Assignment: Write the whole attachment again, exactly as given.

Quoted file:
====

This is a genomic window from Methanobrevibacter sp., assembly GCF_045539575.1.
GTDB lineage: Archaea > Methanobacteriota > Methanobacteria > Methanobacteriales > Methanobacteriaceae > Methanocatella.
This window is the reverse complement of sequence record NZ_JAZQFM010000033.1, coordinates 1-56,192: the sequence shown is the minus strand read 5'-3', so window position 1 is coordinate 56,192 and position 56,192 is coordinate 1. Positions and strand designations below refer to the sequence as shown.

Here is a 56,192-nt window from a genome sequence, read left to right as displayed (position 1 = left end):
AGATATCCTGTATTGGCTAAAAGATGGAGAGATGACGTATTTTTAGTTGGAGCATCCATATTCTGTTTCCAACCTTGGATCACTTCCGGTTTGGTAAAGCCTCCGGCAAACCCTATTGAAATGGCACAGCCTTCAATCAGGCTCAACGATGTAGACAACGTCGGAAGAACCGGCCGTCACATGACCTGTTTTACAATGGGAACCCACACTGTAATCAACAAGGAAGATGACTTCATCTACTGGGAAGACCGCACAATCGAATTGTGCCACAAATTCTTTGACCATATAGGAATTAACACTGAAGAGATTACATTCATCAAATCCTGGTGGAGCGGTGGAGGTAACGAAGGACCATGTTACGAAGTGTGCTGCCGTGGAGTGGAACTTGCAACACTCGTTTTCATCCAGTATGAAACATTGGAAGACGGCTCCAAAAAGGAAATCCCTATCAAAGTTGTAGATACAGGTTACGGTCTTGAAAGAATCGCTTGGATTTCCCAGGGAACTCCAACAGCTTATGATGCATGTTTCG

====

This is a genomic window from Methanobrevibacter sp., assembly GCF_045539575.1.
GTDB lineage: Archaea > Methanobacteriota > Methanobacteria > Methanobacteriales > Methanobacteriaceae > Methanocatella.
This window is the reverse complement of sequence record NZ_JAZQFM010000033.1, coordinates 1-56,192: the sequence shown is the minus strand read 5'-3', so window position 1 is coordinate 56,192 and position 56,192 is coordinate 1. Positions and strand designations below refer to the sequence as shown.

Here is a 56,192-nt window from a genome sequence, read left to right as displayed (position 1 = left end):
AGATATCCTGTATTGGCTAAAAGATGGAGAGATGACGTATTTTTAGTTGGAGCATCCATATTCTGTTTCCAACCTTGGATCACTTCCGGTTTGGTAAAGCCTCCGGCAAACCCTATTGAAATGGCACAGCCTTCAATCAGGCTCAACGATGTAGACAACGTCGGAAGAACCGGCCGTCACATGACCTGTTTTACAATGGGAACCCACACTGTAATCAACAAGGAAGATGACTTCATCTACTGGGAAGACCGCACAATCGAATTGTGCCACAAATTCTTTGACCATATAGGAATTAACACTGAAGAGATTACATTCATCAAATCCTGGTGGAGCGGTGGAGGTAACGAAGGACCATGTTACGAAGTGTGCTGCCGTGGAGTGGAACTTGCAACACTCGTTTTCATCCAGTATGAAACATTGGAAGACGGCTCCAAAAAGGAAATCCCTATCAAAGTTGTAGATACAGGTTACGGTCTTGAAAGAATCGCTTGGATTTCCCAGGGAACTCCAACAGCTTATGATGCATGTTTCG